Wentworth Pass, Blue Mountains

Start: The Conservation Hut, Wentworth Falls
End: Charles Darwin walk
Time taken: 4 hours
USP: Beautiful waterfalls, challenging fun climbs, incredible views.
Distance: 6km round trip (with lots of decent & ascents)

Google map of the start

With plans of an over night hike with our mates in a few weeks, we wanted to get some miles in the legs before hand. So with a spare Sunday afternoon we opted for the Wentworth Pass track in Wentworth Falls as a good warm up. The walks in and around Wentworth Falls are a great place to see the Blue Mountains in all their glory and avoid the tourist trap of Katoomba and the Three Sisters. It’s an easy 2.5 hour train journey from Bondi and with lighter evenings starting to kick in, we had plenty of time to enjoy it.

Kat and Jamie on road

In typical fashion the clouds grew heavier and the clouds ever darker as the train began the climb up through Glenbrook. Beads of rain started to fleck the windows… Arriving at Wentworth Station we stepped onto a rain soaked platform and a light drizzle cooled the air. Coats on, hoods up, we marched down the side streets towards the Wentworth Conservation Hut and the start of what turned out to be an awesome 4 hour stomp.

Kat at Dutchess

The view

From the Conservation Hut we headed down the path into the aptly named, Valley of the Waters. While it has been mostly dry in Sydney the last few weeks, the waterfalls out here were in fine form. The hiss of flowing water was all around us, backed by the low rumble of the Empress Falls somewhere ahead of us.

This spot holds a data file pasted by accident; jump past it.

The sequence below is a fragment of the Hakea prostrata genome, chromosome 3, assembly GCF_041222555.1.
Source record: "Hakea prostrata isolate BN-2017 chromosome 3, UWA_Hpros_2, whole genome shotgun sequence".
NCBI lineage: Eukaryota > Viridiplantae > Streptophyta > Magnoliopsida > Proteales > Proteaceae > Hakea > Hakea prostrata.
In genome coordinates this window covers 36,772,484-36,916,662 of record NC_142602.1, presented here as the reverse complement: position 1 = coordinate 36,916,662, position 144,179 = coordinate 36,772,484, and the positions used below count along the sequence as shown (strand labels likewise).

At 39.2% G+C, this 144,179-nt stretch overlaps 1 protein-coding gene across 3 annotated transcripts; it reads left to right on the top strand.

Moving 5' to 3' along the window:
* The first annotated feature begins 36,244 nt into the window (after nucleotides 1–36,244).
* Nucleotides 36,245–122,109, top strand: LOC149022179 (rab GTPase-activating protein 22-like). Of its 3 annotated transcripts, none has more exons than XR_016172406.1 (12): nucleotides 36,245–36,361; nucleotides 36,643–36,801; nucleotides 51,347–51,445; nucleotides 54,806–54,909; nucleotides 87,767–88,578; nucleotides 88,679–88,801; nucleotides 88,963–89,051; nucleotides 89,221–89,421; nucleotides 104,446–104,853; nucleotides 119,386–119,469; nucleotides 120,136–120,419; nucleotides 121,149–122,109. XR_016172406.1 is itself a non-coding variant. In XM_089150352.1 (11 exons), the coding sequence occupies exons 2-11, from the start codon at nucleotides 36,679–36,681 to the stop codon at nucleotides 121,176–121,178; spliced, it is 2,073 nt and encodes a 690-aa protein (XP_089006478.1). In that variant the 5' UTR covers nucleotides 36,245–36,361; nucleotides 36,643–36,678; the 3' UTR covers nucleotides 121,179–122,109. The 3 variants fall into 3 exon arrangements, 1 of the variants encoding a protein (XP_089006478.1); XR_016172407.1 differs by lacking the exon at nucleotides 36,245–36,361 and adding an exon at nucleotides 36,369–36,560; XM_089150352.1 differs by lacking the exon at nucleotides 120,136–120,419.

Jamie and Kat in jungle

The Empress Falls is the first of many waterfalls on this walk. As we reached the bottom we joined up with the Wentworth Pass running along the Northern edge of the valley floor. The signs don’t seem to be that clear. From the Conservation Hut follow signs for the National Pass, before you reach a fork in the track, above the waterfall. The National Pass continues left along the edge of the escarpment, while the Wentworth Pass continues down to the right, further into the valley.

Kat ducking under a log

The trail requires attention as we navigated over boulders, under fallen trees and along the edge of some slippery looking drops. Huge prehistoric ferns erupt out of the loamy soil and grand gum trees tower above us, occasionally giving glimpses of the huge sandstone escarpment to our left. Being at the bottom of the valley the number of people we passed was minimal. For the most part it’s was the three of us and the occasional parrot bursting out of the canopy as we approached.

Kat walk through forest

Two hours in and we started approaching the next big waterfall; Wentworth Falls itself. Again, the sounds of exploding water started to filter through the foliage. It’s great to walk this track with people who haven’t been before to see their reactions. Coming around the last bend the vegetation disappears and the full height of the falls is revealed. The Jamison Creek leaps off the rock ledge some 20 meters above you, exploding in a shallow plunge pool surrounded by a jumble of boulders. You’d be forgiven for thinking mythical creatures live here!

Jamie climbing

From the Wentworth Falls it’s a steep but enjoyable climb up the cliffs, crossing ledges in the waterfall several times and aided by various steps, ladders and ropes. Don’t worry, you don’t need climbing experience, but plan to take your time up this section, especially on a hot day… There’s a lot of up!

Kat heading up

Rather than walk back to Wentworth Station along the streets, we continued through the forest via Charles Darwin walk. A favourite detour of ours for the bird life. The path winds gently uphill, following the quietly murmuring Jamison Creek. Around four hours after leaving the conservation hut we were back at the station with 15 minutes to spare. Just enough time to grab a 6 pack and snacks from the very convenient Bottle Shop!

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